Kids LOVE learning about animals, and there is a plethora of great animal themed literature we can use to our advantage that will pull...them...in! I have yet to meet a kid who wasn't curious about bears, penguins, bats, and wait for it...snakes! Have you?
Well, I got an idea the other day that I just could not wait to start on and put into use. I am working with little people in kindergarten, and if you have worked with kinders before, you know there is a WIDE range of reading skills even at this young age. We have kiddos who are well on their way reading at a mid second grade level, but we have some who are still working on some letters and sounds. Concept of Word (COW) poems can serve all which we can not say about every piece of curriculum we use. So how is it that these poems naturally differentiate? Well, read on, and I'll give you a few ideas that might help.
THE STAGES OF COW
Concept of Word means that the student connects print to the spoken word and recognizes the space between words by accurately tracking print. A common challenge for kinders are multisyllabic words as they often miss the second syllable which throws off their tracking. In addition to tracking, there is also the connection that students can use the beginning sound as confirmation that they are on track. I love it when kids are making that connection and come to a full stop, "Wait. That's night right!!" For me, that is the ah-ha moment where they are reading. 😍
Now, COW develops in stages. At first, the student will just slide through words with no connection at all. Gradually, they'll be able to track many words, but will get lost with longer words or longer sentences. This would be the rudimentary stage. Once the student can accurately track print and return to the text and identify words in context, then COW is stable meaning the child's ready to read.
USING COW POEMS FOR MORE THAN COW INSTRUCTION
Now, when I began using these poems, it was with struggling readers who had not developed a concept of word, but what I ended up discovering is that they work well with kids who are beginning readers too. You can use them to build sight vocabulary, work on fluency phrases, review rhyme patterns, work on decoding new vocabulary, and even for teaching basic comprehension of poetry.
To see what I mean, let's look at this sample poem. Here is the first slide of the set. I put it on sentence strips so that it can be placed into a tabletop pocket chart. My kids practice with pointers in small group.
Once the students are accurately tracking, I cut the sentences apart, and we rearrange them back into sentences. We can also work on word identification in isolation this way as well as decoding words like fishy, going, and swimming. We can work on word study patterns (CVC), and we can even compare questions and statements.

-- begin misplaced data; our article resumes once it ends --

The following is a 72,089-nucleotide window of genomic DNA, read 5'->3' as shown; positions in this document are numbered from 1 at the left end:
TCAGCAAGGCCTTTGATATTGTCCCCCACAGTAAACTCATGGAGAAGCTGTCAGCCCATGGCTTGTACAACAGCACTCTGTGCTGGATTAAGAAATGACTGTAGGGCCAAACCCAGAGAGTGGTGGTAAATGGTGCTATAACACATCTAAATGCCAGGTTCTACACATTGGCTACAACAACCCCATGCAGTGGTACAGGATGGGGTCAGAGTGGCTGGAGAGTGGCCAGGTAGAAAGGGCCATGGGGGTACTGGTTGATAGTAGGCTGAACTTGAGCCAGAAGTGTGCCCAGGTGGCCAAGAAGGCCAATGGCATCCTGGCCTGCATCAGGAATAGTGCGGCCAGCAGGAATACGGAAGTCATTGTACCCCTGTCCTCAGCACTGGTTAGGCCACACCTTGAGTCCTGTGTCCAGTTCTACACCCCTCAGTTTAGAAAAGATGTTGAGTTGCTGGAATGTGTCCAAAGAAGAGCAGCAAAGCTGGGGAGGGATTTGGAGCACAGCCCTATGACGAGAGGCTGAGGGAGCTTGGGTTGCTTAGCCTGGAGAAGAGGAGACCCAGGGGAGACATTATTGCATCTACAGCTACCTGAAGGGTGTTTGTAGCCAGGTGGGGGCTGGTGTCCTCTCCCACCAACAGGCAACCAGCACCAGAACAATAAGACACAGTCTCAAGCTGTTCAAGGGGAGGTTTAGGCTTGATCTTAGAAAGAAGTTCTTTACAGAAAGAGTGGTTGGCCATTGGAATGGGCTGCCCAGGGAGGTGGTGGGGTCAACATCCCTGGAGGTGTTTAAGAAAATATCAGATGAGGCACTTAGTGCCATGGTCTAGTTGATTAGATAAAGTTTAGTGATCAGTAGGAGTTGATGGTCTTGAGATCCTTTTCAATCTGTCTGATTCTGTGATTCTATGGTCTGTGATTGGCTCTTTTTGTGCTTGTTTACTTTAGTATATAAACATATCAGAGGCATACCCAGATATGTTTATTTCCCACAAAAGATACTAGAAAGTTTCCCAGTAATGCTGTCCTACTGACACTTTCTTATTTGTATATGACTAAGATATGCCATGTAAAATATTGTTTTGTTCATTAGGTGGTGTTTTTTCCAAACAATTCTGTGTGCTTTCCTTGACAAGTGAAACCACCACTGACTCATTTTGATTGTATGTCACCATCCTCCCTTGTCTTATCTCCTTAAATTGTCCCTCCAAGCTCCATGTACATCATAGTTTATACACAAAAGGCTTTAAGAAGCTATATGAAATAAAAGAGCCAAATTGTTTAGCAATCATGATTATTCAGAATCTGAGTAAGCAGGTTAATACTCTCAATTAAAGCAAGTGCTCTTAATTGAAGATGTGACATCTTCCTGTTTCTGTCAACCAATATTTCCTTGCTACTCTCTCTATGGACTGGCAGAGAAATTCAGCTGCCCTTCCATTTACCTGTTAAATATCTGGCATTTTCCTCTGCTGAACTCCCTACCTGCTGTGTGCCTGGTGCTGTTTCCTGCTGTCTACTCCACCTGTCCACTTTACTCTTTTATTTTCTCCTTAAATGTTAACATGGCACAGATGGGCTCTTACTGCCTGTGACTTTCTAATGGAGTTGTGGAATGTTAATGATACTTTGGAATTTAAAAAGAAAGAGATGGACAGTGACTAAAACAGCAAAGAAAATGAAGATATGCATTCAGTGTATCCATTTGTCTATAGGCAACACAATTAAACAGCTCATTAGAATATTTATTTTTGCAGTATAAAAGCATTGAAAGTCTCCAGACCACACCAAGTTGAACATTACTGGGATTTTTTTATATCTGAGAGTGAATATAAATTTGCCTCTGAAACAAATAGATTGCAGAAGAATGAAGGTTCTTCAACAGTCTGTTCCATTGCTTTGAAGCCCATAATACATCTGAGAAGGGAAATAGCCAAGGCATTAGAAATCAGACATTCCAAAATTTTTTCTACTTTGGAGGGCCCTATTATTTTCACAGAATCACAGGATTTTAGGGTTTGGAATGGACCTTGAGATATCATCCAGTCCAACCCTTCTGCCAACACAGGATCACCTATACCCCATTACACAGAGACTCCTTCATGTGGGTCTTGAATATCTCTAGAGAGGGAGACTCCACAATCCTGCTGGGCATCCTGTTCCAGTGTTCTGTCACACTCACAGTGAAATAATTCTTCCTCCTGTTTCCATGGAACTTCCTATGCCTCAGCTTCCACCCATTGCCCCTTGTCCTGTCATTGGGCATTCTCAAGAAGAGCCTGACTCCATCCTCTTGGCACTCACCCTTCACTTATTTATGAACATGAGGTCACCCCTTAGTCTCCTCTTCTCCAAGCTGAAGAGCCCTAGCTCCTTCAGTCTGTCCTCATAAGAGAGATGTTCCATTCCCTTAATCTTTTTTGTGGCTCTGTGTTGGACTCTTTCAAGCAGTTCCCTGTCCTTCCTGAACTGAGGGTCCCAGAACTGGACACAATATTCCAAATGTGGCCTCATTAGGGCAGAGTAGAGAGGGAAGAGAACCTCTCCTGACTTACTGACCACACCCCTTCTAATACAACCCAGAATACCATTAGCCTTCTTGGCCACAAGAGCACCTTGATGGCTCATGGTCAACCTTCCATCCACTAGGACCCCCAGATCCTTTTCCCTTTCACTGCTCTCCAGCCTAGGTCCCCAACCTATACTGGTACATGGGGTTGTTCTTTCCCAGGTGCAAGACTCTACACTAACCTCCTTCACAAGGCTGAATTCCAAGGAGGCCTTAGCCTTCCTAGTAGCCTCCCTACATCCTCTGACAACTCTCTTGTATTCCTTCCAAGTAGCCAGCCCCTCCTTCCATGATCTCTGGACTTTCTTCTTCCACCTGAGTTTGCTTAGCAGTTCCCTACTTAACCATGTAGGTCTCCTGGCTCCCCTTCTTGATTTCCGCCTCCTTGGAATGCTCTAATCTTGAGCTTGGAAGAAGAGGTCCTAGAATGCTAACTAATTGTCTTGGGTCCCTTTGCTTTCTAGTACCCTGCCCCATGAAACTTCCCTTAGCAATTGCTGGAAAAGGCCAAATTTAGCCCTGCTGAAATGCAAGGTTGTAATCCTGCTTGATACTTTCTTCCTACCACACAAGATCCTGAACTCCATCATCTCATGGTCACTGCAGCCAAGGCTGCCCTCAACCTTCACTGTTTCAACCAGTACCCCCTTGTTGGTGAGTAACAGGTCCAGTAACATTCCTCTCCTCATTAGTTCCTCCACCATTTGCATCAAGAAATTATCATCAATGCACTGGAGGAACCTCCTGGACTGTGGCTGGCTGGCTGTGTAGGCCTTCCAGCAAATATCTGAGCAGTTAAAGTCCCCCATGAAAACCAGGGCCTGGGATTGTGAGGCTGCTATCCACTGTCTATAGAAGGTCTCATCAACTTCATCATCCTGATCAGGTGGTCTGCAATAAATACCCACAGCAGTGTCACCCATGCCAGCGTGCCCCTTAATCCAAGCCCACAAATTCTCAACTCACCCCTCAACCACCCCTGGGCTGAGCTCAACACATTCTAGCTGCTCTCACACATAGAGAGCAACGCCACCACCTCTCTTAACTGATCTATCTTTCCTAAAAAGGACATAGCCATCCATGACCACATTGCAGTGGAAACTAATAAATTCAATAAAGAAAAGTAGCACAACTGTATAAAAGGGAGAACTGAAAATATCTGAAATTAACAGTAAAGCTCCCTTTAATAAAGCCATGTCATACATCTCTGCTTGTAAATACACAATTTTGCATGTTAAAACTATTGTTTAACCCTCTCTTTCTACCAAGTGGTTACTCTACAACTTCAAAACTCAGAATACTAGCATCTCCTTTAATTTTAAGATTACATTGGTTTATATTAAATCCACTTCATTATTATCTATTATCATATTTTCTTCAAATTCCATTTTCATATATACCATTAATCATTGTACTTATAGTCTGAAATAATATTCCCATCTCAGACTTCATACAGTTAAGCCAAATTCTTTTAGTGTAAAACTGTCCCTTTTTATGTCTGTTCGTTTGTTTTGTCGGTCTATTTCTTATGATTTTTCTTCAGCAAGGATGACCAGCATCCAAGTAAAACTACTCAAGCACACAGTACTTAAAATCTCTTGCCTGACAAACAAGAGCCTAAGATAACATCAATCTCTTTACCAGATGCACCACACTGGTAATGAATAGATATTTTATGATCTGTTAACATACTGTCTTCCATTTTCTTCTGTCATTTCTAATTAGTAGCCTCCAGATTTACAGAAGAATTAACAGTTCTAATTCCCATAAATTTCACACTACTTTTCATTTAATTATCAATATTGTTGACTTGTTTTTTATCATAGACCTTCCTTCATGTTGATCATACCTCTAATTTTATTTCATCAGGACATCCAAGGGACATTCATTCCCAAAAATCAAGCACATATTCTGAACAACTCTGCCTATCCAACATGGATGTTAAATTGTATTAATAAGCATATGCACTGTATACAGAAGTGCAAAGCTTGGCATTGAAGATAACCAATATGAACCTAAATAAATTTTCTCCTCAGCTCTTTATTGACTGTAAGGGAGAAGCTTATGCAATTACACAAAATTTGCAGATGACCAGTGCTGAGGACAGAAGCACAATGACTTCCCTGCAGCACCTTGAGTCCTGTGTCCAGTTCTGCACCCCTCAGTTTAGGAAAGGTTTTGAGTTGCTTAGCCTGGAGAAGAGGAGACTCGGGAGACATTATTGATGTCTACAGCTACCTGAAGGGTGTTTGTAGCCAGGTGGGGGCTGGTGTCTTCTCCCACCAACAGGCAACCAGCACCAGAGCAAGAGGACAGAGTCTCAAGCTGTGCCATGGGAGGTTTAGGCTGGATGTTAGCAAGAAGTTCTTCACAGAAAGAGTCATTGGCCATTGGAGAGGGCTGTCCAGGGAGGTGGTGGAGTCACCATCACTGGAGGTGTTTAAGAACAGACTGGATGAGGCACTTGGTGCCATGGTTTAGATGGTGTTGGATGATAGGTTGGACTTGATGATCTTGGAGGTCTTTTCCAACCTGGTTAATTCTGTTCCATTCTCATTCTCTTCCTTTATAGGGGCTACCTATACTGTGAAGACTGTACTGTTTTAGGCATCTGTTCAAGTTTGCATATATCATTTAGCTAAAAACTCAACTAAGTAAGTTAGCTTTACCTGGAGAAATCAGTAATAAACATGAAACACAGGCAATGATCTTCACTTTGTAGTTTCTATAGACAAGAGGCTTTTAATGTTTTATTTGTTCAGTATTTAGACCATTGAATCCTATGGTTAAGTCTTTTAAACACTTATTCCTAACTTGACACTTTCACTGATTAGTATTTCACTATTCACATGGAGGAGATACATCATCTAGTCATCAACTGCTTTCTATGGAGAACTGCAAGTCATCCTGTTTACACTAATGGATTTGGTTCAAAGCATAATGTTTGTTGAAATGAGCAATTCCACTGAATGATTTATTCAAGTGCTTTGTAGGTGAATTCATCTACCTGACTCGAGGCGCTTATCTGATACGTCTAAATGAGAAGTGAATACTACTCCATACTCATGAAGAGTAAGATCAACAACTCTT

With the second page of the set, I put it in book form. The reason I do this is for two purposes. First, the pictures help in teaching the poem. With Concept of Word instruction, you want the student to memorize the poem before seeing it because the idea is for the student to connect spoken word to print. The pictures help the student attach the phrases to something concrete. BUT, guess what? You can also READ the text if you are able. We can practice using picture clues, and students can use the books with their parents at home. When the kids can "read" to mom and dad, it is a huge ego booster for sure.
One last component in the set is the word list in isolation. I use the word cards for print matching. I ask the kiddos to find the word come say. For those who need it, I will show them the word, but for those beginning to read, you can get them to connect beginning sound and spelling pattern to find the word in the text. Some will reread the poem to locate the word, but some will automatically identify it. In this particular poem, the sentences are fairly controlled, but there is a range within the set I'm going to link up at the end.
At the end of the week, I have my kids place the page copy in a poetry binder. Then, the kids go back to previously taught poems for independent reading. If they are careful, they even have a nice keepsake at the end of the year with all of the poems we've used.
Normally, I use one poem per week with struggling kiddos, but if you have kids that are ready for new poems by midweek, you can always introduce a new one during the small group time. Repeated reading builds fluency for the struggling student, but some may be fluent already. The animal poetry bundle is a growing bundle. It includes poems A-M so far, but it will be finished by the end of the week. At that time, it will go to the regular price of $20.00 for 28 poetry sets (or 28 weeks of material). It is priced at $12.00 for 22 sets at this time (and will stay at this price until THIS FRIDAY).
Another thought for advanced kiddos too is that you might move to longer poems that extend the themes. I have created poetry for students in grades 1-4 in similar themes that you might check out. There is a yearly bundle of seasonal poems as well as a food themed bundle and sports themed bundle. An animal bundle for middle grades will be coming once this resource is completed. To check out all of my poetry resources, CLICK HERE. To get an idea of the poetry sets for the middle grades, here is a set for spring.
How do you bring poetry into your ELA instruction? I'd love to hear your questions and suggestions below.